An acid is a compound which when dissolved in water produces hydrogen ions (H+) as the only positively charged ion. There are basically two types of acids; mineral and organic acids.
a) Mineral acids

These are called mineral acds because they ar derived from minerals, examples include, the common laboratory acids like sulphuric acid (H2SO4), hydrochloric acid (HCl), nitric acid (HNO3) and phosphoric acid(H3PO4).

b) Organic acids
These are acids derived from organic compounds and examples include: ethanoic acid (CH3COOOH) found in vines, citric acid found in fruits and lactic acid found in milk.

Properties of acids

  1. Acids have a sharp sour taste.
  2. Acids change colors of indicators e.g. turn blue litmus paper red.
  3. Acids ionize in water to produce hydrogen ions (H+).
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  1. Most acids are corrosive (i.e. have burning effects) and poisonous
  2. Dilute acids react with reactive metals to produce hydrogen gas and a salt.
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Acids react with carbonates and hydrogen carbonates to liberate carbondioxide gas. When an acid reacts with a carbonate,a salt, water and carbondioxide gas are produced.

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Acids react with bases to to form salt and water

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Preparation of acids

  1. By the reaction between an acid anhydride (an oxide of a non metal) and water.
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By displacing a weaker acid (more volatile acid) from its salt by a stronger acid (less volatile acid).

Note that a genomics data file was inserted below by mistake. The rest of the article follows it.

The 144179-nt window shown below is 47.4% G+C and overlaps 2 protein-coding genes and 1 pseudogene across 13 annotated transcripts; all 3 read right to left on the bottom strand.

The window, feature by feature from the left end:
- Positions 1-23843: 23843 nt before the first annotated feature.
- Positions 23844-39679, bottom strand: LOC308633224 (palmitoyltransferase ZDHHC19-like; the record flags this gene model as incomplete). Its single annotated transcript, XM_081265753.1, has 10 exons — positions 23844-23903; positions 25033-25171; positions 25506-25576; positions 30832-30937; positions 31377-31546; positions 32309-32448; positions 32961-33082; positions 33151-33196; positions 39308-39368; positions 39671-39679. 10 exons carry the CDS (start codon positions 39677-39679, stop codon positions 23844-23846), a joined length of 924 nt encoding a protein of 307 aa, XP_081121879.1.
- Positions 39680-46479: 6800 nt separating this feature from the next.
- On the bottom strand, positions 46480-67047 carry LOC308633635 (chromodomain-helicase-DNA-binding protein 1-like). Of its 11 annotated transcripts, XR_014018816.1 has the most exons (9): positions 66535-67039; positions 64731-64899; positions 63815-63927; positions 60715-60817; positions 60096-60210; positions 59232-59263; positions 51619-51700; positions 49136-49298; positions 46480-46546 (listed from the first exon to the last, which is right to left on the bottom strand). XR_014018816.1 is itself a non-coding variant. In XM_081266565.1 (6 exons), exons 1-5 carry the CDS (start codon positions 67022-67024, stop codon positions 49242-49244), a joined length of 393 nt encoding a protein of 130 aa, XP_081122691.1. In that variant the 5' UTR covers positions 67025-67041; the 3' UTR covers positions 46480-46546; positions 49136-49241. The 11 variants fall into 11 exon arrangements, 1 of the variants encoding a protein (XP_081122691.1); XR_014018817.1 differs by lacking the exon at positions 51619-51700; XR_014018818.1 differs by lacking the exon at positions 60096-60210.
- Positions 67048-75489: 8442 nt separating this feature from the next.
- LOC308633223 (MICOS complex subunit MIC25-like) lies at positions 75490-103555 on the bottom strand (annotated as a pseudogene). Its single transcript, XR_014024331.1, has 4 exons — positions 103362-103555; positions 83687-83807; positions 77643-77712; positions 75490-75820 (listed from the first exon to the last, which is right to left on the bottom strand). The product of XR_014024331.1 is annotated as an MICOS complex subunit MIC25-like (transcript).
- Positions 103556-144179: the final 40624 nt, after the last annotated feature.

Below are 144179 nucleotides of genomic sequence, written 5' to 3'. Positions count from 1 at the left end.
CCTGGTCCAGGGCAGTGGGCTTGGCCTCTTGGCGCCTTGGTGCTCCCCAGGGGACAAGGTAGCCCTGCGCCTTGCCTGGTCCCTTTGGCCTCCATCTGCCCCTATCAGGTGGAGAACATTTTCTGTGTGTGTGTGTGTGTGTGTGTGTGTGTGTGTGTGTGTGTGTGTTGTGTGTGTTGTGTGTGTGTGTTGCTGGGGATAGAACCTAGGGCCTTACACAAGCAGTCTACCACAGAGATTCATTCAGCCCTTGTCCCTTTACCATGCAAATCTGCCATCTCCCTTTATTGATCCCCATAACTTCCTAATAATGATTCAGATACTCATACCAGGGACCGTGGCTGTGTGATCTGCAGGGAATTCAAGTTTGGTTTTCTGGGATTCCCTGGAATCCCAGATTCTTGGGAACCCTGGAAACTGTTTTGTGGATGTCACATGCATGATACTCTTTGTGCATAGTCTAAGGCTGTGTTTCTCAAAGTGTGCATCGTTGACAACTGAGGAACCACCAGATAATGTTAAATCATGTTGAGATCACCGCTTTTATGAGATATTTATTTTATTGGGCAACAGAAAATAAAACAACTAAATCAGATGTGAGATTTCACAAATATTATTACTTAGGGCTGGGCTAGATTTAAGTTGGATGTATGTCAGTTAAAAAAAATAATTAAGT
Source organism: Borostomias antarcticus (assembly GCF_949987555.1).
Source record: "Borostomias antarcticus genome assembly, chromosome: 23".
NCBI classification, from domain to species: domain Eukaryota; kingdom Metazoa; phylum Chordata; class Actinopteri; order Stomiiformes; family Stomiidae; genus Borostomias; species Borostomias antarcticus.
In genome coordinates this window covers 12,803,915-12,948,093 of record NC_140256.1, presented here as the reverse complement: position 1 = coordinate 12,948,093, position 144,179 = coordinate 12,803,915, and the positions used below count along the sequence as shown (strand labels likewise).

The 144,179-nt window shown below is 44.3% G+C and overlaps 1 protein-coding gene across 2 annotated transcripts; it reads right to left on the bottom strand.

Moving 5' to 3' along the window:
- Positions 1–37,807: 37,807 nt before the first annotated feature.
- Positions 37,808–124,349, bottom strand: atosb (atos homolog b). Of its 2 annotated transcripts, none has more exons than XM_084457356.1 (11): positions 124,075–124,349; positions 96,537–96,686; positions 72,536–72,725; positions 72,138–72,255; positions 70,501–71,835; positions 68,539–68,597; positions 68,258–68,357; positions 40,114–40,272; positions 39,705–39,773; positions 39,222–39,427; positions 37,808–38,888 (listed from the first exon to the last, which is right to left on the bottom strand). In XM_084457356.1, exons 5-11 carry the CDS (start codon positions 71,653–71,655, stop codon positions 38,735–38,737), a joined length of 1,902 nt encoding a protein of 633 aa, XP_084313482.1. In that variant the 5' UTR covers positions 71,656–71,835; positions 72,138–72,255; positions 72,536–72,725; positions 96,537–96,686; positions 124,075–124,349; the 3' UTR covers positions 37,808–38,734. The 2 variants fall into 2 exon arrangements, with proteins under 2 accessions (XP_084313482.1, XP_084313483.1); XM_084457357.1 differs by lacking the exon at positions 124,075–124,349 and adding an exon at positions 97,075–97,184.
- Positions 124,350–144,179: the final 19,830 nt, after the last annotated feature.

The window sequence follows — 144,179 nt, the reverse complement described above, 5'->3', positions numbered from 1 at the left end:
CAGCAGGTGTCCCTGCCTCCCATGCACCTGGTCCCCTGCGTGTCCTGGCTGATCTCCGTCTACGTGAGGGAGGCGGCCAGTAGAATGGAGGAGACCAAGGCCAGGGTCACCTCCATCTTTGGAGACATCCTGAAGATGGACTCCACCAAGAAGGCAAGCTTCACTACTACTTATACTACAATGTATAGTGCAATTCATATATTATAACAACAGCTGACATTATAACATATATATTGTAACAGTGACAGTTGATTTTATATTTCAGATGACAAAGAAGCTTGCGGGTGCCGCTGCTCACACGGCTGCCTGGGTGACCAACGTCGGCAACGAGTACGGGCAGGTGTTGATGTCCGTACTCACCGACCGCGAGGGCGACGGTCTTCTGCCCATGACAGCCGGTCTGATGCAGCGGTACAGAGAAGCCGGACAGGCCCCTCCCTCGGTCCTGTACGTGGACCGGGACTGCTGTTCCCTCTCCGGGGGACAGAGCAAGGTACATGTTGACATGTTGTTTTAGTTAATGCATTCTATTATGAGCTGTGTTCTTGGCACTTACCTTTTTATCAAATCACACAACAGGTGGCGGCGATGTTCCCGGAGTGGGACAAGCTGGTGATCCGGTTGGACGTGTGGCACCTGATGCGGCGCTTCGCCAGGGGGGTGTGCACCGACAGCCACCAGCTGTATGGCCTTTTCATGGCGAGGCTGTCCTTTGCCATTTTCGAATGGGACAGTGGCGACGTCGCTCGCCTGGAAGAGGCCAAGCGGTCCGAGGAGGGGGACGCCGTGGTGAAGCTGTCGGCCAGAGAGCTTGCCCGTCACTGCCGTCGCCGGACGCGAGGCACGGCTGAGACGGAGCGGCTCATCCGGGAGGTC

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By precipitating an insoluble sulphide from a metallic salt by hydrogen sulphide.

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Basicity of an acid

This is the number of hydrogen ions that can be produced when one molecule of an acid ionizes in water. Acids can be categorized interms of basicity as:

a) Monobasic acid

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Strength of acids
Strength of an acid refers to the ease with which an acid ionize to produce hydrogen ions. According to strength, acids can be categorized as strong or weak.

  1. Strong acid: Is an acid that dissociates completely into ions when dissolved in water (it ionizes completely in water). Examples include:
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Weak acid: Is an acid that does not completely ionize in water. Some of the acid molecules do not ionize, examples include:

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Uses of acids
i) Acids are used in car batteries
ii) Sulphuric acid is used in the manufacture of soap, detergents and paints. Plastics e.t.c.
iii) Ethanoic acid is used in the preservation of fruits and vegetables.
iv) Hydrochloric acid in the stomach of human being helps in the digestion of food.
v) Acids are used in the manufacture of fertilizers e.g. sulphuric acid.
vi) Ascorbic acid in fruits are useful to our bodies.
vii) Nitric acids are used in the manufacture of explosives.

Bases and Alkalis
A base is a substance which reacts with an acid to form salt and water only.